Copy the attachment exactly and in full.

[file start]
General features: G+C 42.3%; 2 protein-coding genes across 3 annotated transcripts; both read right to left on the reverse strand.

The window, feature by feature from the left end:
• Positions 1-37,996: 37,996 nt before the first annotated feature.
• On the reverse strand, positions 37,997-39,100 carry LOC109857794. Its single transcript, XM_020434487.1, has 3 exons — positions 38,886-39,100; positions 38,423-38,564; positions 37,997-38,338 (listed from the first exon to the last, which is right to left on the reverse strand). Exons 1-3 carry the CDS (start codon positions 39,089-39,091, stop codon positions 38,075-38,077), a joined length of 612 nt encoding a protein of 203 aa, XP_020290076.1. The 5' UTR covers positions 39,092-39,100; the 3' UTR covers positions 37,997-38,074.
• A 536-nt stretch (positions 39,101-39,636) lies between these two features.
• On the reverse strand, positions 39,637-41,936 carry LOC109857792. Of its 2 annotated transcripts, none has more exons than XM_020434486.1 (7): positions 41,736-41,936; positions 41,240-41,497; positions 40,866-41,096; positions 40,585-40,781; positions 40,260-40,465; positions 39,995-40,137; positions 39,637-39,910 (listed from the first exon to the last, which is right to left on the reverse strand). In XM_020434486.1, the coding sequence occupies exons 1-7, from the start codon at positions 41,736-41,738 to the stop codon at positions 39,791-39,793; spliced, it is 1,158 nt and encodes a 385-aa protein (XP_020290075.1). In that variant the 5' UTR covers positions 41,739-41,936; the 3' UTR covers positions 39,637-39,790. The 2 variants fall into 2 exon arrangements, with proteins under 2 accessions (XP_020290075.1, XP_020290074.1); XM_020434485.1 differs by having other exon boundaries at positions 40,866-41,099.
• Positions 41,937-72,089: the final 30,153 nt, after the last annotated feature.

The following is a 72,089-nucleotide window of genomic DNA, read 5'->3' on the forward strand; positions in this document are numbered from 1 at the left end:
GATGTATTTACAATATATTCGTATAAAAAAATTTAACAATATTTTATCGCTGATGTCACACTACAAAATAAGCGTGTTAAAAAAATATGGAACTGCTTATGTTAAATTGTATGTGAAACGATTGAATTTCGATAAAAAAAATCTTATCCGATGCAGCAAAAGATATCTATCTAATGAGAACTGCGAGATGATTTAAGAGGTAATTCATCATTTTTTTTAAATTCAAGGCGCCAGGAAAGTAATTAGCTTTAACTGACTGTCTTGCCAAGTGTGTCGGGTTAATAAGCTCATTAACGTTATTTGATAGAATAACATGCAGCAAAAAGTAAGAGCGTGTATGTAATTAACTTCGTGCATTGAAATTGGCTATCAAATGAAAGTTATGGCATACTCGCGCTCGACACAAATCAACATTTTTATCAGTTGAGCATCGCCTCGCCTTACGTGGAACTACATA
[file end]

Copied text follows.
General features: G+C 42.3%; 2 protein-coding genes across 3 annotated transcripts; both read right to left on the reverse strand.

The window, feature by feature from the left end:
• Positions 1-37,996: 37,996 nt before the first annotated feature.
• On the reverse strand, positions 37,997-39,100 carry LOC109857794. Its single transcript, XM_020434487.1, has 3 exons — positions 38,886-39,100; positions 38,423-38,564; positions 37,997-38,338 (listed from the first exon to the last, which is right to left on the reverse strand). Exons 1-3 carry the CDS (start codon positions 39,089-39,091, stop codon positions 38,075-38,077), a joined length of 612 nt encoding a protein of 203 aa, XP_020290076.1. The 5' UTR covers positions 39,092-39,100; the 3' UTR covers positions 37,997-38,074.
• A 536-nt stretch (positions 39,101-39,636) lies between these two features.
• On the reverse strand, positions 39,637-41,936 carry LOC109857792. Of its 2 annotated transcripts, none has more exons than XM_020434486.1 (7): positions 41,736-41,936; positions 41,240-41,497; positions 40,866-41,096; positions 40,585-40,781; positions 40,260-40,465; positions 39,995-40,137; positions 39,637-39,910 (listed from the first exon to the last, which is right to left on the reverse strand). In XM_020434486.1, the coding sequence occupies exons 1-7, from the start codon at positions 41,736-41,738 to the stop codon at positions 39,791-39,793; spliced, it is 1,158 nt and encodes a 385-aa protein (XP_020290075.1). In that variant the 5' UTR covers positions 41,739-41,936; the 3' UTR covers positions 39,637-39,790. The 2 variants fall into 2 exon arrangements, with proteins under 2 accessions (XP_020290075.1, XP_020290074.1); XM_020434485.1 differs by having other exon boundaries at positions 40,866-41,099.
• Positions 41,937-72,089: the final 30,153 nt, after the last annotated feature.

The following is a 72,089-nucleotide window of genomic DNA, read 5'->3' on the forward strand; positions in this document are numbered from 1 at the left end:
GATGTATTTACAATATATTCGTATAAAAAAATTTAACAATATTTTATCGCTGATGTCACACTACAAAATAAGCGTGTTAAAAAAATATGGAACTGCTTATGTTAAATTGTATGTGAAACGATTGAATTTCGATAAAAAAAATCTTATCCGATGCAGCAAAAGATATCTATCTAATGAGAACTGCGAGATGATTTAAGAGGTAATTCATCATTTTTTTTAAATTCAAGGCGCCAGGAAAGTAATTAGCTTTAACTGACTGTCTTGCCAAGTGTGTCGGGTTAATAAGCTCATTAACGTTATTTGATAGAATAACATGCAGCAAAAAGTAAGAGCGTGTATGTAATTAACTTCGTGCATTGAAATTGGCTATCAAATGAAAGTTATGGCATACTCGCGCTCGACACAAATCAACATTTTTATCAGTTGAGCATCGCCTCGCCTTACGTGGAACTACATA